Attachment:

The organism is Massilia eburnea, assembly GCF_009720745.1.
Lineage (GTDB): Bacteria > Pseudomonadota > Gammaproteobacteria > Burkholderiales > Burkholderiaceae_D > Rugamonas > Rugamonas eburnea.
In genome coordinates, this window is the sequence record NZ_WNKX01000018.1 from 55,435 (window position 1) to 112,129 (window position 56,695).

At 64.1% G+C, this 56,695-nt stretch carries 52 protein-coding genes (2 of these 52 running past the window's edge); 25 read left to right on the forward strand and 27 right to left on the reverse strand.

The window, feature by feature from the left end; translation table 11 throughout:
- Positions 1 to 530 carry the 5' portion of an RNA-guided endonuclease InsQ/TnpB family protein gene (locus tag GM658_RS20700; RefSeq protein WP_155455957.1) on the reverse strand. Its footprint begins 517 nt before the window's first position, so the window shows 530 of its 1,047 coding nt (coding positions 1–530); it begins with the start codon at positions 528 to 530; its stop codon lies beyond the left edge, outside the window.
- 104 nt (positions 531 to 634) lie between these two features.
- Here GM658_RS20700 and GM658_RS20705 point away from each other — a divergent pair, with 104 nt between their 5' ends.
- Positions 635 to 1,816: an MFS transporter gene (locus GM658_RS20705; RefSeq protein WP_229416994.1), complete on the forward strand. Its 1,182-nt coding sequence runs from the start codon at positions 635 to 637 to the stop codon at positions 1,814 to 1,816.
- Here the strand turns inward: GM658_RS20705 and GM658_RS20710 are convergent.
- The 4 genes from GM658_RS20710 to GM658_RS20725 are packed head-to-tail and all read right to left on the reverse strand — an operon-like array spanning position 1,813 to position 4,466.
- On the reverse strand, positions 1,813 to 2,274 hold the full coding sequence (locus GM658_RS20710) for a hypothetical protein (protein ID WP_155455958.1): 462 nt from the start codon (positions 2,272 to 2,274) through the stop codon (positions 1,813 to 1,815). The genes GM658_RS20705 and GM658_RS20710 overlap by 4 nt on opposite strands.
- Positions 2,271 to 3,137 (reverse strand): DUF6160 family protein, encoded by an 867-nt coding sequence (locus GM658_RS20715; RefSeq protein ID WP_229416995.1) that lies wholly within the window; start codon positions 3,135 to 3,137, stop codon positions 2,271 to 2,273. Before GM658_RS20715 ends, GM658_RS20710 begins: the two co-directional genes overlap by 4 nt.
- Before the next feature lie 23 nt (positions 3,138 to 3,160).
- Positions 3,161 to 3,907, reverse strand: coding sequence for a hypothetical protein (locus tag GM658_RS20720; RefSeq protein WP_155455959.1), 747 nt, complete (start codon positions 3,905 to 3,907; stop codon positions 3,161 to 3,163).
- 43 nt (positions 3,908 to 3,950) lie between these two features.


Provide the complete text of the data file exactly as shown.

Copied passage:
The organism is Massilia eburnea, assembly GCF_009720745.1.
Lineage (GTDB): Bacteria > Pseudomonadota > Gammaproteobacteria > Burkholderiales > Burkholderiaceae_D > Rugamonas > Rugamonas eburnea.
In genome coordinates, this window is the sequence record NZ_WNKX01000018.1 from 55,435 (window position 1) to 112,129 (window position 56,695).

At 64.1% G+C, this 56,695-nt stretch carries 52 protein-coding genes (2 of these 52 running past the window's edge); 25 read left to right on the forward strand and 27 right to left on the reverse strand.

The window, feature by feature from the left end; translation table 11 throughout:
- Positions 1 to 530 carry the 5' portion of an RNA-guided endonuclease InsQ/TnpB family protein gene (locus tag GM658_RS20700; RefSeq protein WP_155455957.1) on the reverse strand. Its footprint begins 517 nt before the window's first position, so the window shows 530 of its 1,047 coding nt (coding positions 1–530); it begins with the start codon at positions 528 to 530; its stop codon lies beyond the left edge, outside the window.
- 104 nt (positions 531 to 634) lie between these two features.
- Here GM658_RS20700 and GM658_RS20705 point away from each other — a divergent pair, with 104 nt between their 5' ends.
- Positions 635 to 1,816: an MFS transporter gene (locus GM658_RS20705; RefSeq protein WP_229416994.1), complete on the forward strand. Its 1,182-nt coding sequence runs from the start codon at positions 635 to 637 to the stop codon at positions 1,814 to 1,816.
- Here the strand turns inward: GM658_RS20705 and GM658_RS20710 are convergent.
- The 4 genes from GM658_RS20710 to GM658_RS20725 are packed head-to-tail and all read right to left on the reverse strand — an operon-like array spanning position 1,813 to position 4,466.
- On the reverse strand, positions 1,813 to 2,274 hold the full coding sequence (locus GM658_RS20710) for a hypothetical protein (protein ID WP_155455958.1): 462 nt from the start codon (positions 2,272 to 2,274) through the stop codon (positions 1,813 to 1,815). The genes GM658_RS20705 and GM658_RS20710 overlap by 4 nt on opposite strands.
- Positions 2,271 to 3,137 (reverse strand): DUF6160 family protein, encoded by an 867-nt coding sequence (locus GM658_RS20715; RefSeq protein ID WP_229416995.1) that lies wholly within the window; start codon positions 3,135 to 3,137, stop codon positions 2,271 to 2,273. Before GM658_RS20715 ends, GM658_RS20710 begins: the two co-directional genes overlap by 4 nt.
- Before the next feature lie 23 nt (positions 3,138 to 3,160).
- Positions 3,161 to 3,907, reverse strand: coding sequence for a hypothetical protein (locus tag GM658_RS20720; RefSeq protein WP_155455959.1), 747 nt, complete (start codon positions 3,905 to 3,907; stop codon positions 3,161 to 3,163).
- 43 nt (positions 3,908 to 3,950) lie between these two features.